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Nat Commun. 2012;3:1144. doi: 10.1038/ncomms2141.

Spatial control of defect creation in graphene at the nanoscale.

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Department of Materials, University of Oxford, Parks Road, Oxford OX1 3PH, UK.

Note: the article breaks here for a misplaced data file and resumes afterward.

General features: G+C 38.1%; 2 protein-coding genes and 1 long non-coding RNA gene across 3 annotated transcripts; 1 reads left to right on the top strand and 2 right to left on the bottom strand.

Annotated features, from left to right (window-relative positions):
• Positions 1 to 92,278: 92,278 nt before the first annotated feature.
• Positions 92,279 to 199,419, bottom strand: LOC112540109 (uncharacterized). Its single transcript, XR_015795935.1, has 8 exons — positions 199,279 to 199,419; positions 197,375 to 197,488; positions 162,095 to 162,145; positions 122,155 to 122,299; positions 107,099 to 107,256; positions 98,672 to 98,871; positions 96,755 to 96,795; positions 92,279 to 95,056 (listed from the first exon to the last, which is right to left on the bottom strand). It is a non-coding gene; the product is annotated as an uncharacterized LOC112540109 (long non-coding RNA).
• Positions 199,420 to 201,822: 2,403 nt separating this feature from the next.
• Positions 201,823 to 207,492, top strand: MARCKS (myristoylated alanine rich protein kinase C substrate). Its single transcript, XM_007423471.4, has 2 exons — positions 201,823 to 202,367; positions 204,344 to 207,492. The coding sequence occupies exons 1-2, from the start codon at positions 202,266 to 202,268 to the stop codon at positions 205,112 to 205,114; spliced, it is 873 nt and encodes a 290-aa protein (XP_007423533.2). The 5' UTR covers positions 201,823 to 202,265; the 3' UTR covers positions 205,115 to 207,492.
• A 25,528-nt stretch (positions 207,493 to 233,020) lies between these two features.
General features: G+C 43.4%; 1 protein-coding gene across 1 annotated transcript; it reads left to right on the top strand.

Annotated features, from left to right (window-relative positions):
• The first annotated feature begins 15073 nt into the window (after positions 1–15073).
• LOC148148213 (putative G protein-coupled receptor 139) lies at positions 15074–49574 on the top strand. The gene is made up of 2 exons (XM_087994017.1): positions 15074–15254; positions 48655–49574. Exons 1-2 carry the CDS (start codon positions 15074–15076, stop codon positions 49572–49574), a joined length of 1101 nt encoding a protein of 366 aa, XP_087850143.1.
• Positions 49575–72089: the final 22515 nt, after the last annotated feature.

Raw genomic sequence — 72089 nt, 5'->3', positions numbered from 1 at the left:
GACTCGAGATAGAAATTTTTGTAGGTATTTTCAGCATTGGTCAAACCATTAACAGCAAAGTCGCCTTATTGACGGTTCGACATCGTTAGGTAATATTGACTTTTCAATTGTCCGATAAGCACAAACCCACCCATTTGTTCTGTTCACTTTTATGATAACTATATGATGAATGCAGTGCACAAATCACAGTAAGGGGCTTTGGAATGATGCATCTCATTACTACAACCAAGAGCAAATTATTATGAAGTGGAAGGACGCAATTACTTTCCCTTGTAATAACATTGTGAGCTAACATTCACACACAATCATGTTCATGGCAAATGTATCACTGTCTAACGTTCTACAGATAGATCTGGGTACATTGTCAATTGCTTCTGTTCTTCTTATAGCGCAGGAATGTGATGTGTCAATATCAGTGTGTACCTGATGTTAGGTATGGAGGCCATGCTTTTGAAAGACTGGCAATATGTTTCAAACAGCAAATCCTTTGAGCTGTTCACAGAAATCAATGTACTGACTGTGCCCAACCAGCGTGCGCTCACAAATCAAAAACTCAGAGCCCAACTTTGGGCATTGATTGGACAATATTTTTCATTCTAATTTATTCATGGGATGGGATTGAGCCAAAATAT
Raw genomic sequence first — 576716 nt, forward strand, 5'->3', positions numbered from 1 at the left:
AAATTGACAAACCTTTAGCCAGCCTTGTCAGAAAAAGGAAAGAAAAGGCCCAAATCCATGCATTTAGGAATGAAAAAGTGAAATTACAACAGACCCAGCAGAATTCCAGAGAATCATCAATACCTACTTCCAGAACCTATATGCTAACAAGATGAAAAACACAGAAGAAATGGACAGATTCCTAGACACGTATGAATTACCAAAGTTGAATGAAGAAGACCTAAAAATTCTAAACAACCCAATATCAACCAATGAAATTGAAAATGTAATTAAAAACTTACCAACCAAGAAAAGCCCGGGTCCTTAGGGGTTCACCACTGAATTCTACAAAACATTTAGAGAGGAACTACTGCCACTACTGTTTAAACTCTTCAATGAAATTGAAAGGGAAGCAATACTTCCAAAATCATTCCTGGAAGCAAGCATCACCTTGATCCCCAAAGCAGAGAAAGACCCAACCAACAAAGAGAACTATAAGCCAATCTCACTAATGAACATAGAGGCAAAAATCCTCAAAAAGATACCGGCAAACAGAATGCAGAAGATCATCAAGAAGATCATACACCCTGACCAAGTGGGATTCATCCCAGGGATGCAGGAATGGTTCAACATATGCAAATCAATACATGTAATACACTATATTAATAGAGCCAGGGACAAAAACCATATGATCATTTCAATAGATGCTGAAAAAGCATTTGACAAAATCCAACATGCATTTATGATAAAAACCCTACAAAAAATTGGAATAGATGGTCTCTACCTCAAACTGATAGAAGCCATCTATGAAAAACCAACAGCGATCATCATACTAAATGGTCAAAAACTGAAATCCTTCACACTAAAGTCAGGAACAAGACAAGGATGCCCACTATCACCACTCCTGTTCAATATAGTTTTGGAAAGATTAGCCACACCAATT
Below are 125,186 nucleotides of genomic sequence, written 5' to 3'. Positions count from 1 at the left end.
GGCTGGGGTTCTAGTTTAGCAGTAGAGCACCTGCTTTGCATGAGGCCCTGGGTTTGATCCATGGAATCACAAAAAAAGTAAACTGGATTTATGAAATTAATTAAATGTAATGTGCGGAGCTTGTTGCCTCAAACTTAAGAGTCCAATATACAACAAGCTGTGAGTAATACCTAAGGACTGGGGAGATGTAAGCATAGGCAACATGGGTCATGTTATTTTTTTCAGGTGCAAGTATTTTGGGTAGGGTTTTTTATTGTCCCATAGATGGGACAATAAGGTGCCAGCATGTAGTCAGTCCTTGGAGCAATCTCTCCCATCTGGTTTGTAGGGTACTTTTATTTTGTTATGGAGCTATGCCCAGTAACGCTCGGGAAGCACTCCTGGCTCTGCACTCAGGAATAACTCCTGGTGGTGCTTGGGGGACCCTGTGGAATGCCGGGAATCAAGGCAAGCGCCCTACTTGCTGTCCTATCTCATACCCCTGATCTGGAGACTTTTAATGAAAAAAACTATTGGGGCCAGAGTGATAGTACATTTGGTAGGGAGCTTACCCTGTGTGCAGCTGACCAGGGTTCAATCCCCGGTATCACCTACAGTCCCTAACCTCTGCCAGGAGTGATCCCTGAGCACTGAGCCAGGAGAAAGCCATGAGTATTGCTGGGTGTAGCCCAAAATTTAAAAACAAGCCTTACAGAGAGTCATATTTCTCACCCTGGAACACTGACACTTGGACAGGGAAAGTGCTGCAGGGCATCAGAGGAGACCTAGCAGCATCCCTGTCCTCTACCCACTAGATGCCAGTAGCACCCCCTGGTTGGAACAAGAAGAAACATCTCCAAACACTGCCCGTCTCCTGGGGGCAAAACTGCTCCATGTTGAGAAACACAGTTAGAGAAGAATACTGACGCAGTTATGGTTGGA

Defects in graphene alter its electrical, chemical, magnetic and mechanical properties. The intentional creation of defects in graphene offers a means for engineering its properties. Techniques such as ion irradiation intentionally induce atomic defects in graphene, for example, divacancies, but these defects are randomly scattered over large distances. Control of defect formation with nanoscale precision remains a significant challenge. Here we show control over both the location and average complexity of defect formation in graphene by tailoring its exposure to a focussed electron beam. Divacancies and larger disordered structures are produced within a 10 × 10 nm(2) region of graphene and imaged after creation using an aberration-corrected transmission electron microscope. Some of the created defects were stable, whereas others relaxed to simpler structures through bond rotations and surface adatom incorporation. These results are important for the utilization of atomic defects in graphene-based research.


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